Long v. Johnson

Summarized by:

  • Court: 9th Circuit Court of Appeals Archives
  • Area(s) of Law: Habeas Corpus
  • Date Filed: 12-02-2013
  • Case #: 12-55820
  • Judge(s)/Court Below: Circuit Judge Graber for the Court; Circuit Judges Rawlinson and Watford
  • Full Text Opinion

The Antiterrorism and Effective Death Penalty Act of 1996 requires federal courts to give “a double dose of deference” to state court decisions on non-direct appeal, thus limiting the federal court’s review power to whether or not the state court applied the law correctly.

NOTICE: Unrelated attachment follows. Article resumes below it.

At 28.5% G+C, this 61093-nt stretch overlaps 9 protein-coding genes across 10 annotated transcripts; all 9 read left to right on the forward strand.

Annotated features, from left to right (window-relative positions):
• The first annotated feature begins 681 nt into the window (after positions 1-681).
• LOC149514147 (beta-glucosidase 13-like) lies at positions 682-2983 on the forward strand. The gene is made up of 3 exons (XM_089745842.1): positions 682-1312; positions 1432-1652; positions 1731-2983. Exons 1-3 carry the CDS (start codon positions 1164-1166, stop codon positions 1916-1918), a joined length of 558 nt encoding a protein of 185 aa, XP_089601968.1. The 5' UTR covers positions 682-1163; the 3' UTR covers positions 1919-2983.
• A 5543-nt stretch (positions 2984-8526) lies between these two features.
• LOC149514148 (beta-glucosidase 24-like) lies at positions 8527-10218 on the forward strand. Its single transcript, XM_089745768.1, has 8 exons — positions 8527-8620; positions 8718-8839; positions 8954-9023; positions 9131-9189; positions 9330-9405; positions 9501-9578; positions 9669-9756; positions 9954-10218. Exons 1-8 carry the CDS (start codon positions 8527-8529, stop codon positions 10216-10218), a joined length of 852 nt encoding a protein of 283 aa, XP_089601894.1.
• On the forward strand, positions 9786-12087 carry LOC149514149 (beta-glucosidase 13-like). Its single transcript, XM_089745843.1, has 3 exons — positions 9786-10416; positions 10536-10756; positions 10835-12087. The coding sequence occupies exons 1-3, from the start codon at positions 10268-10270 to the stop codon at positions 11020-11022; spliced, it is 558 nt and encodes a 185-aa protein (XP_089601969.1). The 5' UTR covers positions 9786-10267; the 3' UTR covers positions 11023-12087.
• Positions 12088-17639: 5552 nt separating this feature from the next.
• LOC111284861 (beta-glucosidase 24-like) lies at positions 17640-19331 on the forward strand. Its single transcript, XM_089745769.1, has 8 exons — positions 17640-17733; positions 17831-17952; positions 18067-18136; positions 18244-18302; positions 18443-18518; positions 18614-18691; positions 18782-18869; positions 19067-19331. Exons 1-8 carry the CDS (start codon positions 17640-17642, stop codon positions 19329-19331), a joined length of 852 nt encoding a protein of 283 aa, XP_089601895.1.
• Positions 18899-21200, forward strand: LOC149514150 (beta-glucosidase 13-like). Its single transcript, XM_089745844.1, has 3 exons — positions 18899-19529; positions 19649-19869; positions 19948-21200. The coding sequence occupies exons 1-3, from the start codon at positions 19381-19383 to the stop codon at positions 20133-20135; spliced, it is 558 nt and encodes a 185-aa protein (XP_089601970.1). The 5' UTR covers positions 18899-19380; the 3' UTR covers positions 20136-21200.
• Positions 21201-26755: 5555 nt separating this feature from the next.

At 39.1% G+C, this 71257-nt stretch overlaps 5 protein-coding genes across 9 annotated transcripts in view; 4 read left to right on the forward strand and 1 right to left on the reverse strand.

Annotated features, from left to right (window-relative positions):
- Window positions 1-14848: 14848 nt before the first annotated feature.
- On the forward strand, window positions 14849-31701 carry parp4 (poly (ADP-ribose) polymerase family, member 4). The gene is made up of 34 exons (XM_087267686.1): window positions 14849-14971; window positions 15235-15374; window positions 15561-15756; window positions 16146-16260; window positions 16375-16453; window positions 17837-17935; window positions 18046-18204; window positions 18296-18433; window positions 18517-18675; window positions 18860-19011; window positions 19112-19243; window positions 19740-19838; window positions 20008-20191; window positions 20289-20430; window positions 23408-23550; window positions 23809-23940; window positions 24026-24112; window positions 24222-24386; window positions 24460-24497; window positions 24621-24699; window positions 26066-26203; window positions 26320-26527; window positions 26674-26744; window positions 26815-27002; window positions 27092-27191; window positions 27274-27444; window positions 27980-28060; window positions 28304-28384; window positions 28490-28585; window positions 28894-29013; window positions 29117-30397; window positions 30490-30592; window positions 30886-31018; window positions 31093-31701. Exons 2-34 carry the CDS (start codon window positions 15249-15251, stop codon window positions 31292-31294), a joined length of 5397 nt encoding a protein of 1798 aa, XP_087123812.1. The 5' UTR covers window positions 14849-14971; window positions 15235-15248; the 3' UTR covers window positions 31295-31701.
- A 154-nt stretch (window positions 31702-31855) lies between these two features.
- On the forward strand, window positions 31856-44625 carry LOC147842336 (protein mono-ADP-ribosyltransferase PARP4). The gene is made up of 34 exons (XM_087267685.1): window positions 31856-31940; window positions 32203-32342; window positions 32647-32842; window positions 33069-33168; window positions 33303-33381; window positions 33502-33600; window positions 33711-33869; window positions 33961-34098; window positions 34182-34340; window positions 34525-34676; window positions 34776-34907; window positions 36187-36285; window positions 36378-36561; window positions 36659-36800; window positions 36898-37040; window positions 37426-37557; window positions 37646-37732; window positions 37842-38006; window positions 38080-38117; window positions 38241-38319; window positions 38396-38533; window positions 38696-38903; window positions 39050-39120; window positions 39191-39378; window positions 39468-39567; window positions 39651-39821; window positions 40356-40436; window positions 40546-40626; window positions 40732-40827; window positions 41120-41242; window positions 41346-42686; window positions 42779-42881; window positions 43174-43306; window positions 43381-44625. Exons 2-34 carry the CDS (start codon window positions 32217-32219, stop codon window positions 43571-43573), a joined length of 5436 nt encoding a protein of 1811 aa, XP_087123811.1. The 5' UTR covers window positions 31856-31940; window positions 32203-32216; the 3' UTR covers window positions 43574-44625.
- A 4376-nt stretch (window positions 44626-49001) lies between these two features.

Kimberly Long was convicted of second-degree manslaughter for the death of her boyfriend, Oswald Conde. Long appealed her conviction to the California Court of Appeals, arguing that the evidence submitted at trial was inadequate to prove that she had killed Conde. The appellate court upheld her conviction and denied her petition for a rehearing, and the California Supreme Court denied review. Long then filed a writ of habeas corpus. Arguing again, that the evidence presented at trial was not sufficient to convict her of second-degree manslaughter. The federal district court held that the denial of Long’s claim “was not contrary to, nor did it involve an unreasonable application of, clearly established federal law […], nor was it an unreasonable determination of facts.” The district court did however issue a certificate of appealability for the evidence sufficiency issue, which gave rise to the current action. The Ninth Circuit held that the California courts did not improperly apply the Jackson v. Virginia standard, and upheld Long’s conviction. The Jackson standard requires that “[i]n response to the sufficiency challenge, the court consider[] ‘“whether, after viewing the evidence in the light most favorable to the prosecution, any rational trier of fact could have found the essential elements of the crime beyond a reasonable doubt.”’” When examining the state court’s decision, the Antiterrorism and Effective Death Penalty Act of 1996 (AEDPA) requires a “double dose of deference” be given to state courts. This double deference requirement requires the panel to only decide whether or not the Jackson standard was applied appropriately. The panel cannot, under the AEDPA make a determination on the evidence’s sufficiency. In compliance with the AEDPA, the panel held that the California courts reasonably held that a “rational jury could find, beyond a reasonable doubt, that” Conde was murdered by Long. AFFIRMED.

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